Kelly Quinn and Caroline Clark at the 2016 Brooklyn Film Festival.
Kelly Quinn and Caroline Clark didn’t plan to make a documentary about conspiracy theorists.
“It was a very interesting, pressing topic that we’re both passionate about,” Clark said. “We saw a great story that could be told there.”
But Mandell encouraged them to pursue a different, more challenging film about skepticism surrounding the 2012 mass shooting at Sandy Hook Elementary School and how that impacts the community in Newtown, Connecticut.
The end result, Patrolling Sandy Hook, has been featured in 12 film festivals across the country and will continue appearing in festivals throughout 2017. It’s won honors including the Special Jury Award at the USA Film Festival, the Award for Achievement for a College Production from the Iowa Motion Picture Association, and the Gold Award for Best Editing at the L.A. Shorts Awards.
The promotional poster for Clark and Quinn's short documentary, 'Patrolling Sandy Hook.'
“Listening to an audience is the best way to perceive what they're thinking. When the FTT program gave us the opportunity to attend our screening at the Brooklyn Film Festival, we were excited to hear how a live audience would respond to our admittedly controversial film,” Clark said. “Hearing the audience groan, laugh, or adjust in their chairs throughout the film proved to us that this story, though uncomfortable, must be shared.”
Quinn and Clark aren’t Notre Dame’s only success story, either. The University has produced a string of notable documentarians, from How to Die in Oregon director Peter Richardson to The Great Alone’s Greg Kohs to Wordplay director Patrick Creadon.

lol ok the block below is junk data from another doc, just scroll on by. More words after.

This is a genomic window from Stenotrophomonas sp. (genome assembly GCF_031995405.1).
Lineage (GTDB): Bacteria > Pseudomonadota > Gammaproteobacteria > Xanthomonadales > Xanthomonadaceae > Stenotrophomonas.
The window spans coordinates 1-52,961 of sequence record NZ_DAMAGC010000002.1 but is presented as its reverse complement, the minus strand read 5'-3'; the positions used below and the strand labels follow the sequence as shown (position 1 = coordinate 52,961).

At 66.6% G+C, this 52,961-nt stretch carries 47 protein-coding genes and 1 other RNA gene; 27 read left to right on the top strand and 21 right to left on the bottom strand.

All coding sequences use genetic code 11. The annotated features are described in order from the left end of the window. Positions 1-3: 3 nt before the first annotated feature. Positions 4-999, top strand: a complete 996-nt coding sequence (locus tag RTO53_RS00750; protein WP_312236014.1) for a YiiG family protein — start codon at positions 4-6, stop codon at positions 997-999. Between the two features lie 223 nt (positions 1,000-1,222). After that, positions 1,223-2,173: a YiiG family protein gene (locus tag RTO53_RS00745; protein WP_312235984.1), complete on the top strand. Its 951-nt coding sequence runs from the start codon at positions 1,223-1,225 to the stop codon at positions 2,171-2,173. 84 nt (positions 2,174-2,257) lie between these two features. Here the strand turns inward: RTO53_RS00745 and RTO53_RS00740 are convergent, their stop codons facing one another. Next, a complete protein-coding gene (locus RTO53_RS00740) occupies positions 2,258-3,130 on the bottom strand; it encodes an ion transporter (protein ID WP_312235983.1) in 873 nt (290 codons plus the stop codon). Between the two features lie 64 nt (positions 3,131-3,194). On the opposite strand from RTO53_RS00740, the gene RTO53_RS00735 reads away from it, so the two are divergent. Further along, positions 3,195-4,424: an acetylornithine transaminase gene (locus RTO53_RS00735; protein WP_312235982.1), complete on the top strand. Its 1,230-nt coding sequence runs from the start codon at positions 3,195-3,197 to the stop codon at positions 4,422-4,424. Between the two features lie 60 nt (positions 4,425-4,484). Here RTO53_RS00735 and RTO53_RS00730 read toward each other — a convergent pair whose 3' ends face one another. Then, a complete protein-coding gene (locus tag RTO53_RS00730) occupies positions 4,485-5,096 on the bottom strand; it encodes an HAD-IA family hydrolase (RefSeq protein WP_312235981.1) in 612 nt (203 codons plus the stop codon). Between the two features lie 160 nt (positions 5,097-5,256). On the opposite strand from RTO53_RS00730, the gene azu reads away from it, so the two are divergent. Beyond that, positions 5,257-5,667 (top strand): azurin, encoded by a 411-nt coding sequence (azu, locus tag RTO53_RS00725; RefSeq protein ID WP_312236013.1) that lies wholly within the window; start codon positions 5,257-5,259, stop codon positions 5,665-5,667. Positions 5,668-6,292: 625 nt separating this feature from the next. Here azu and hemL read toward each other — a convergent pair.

That tradition of excellence has extended to recent student filmmakers, including 2015 graduate Dylan Parent, whose short documentary on a Holocaust survivor screened at the St. Louis International Film Festival, and Erin Zacek ’11 and Dan Moore ’11, whose film The Elect was chosen for the 2011 Los Angeles Film Festival.
The documentary course and other filmmaking opportunities, such as the “First Time Fans” series, are equipping FTT students with the skills, experience, and perspective they’ll need to forge successful careers in the film industry.
“The idea is to see if they can make a film that captures a subject of interest, but in a way that is more consistent with the tradition of documentary filmmakers that came out of the cinéma vérité movement,” Mandell said. “It’s the idea that you want to capture moments instead of contrived stories.”
In Mandell’s documentary course, students oversee nearly all phases of pre-production, filming, and editing. Mandell’s role is to encourage and occasionally push them to make unique films that explore new territory.
One of the first lessons he covers is that it’s more important to find a compelling subject than an interesting story. But he also reminds the class that even the “true” stories they see on TV contain elements of fiction.
“People think they’re watching something that’s actually happening in the world, when actually it’s a story that’s been very carefully constructed,” he said. “That’s not the way life works.”
Mandell prompts his students to find compelling people and chronicle them without judgment. A narrative will emerge from there.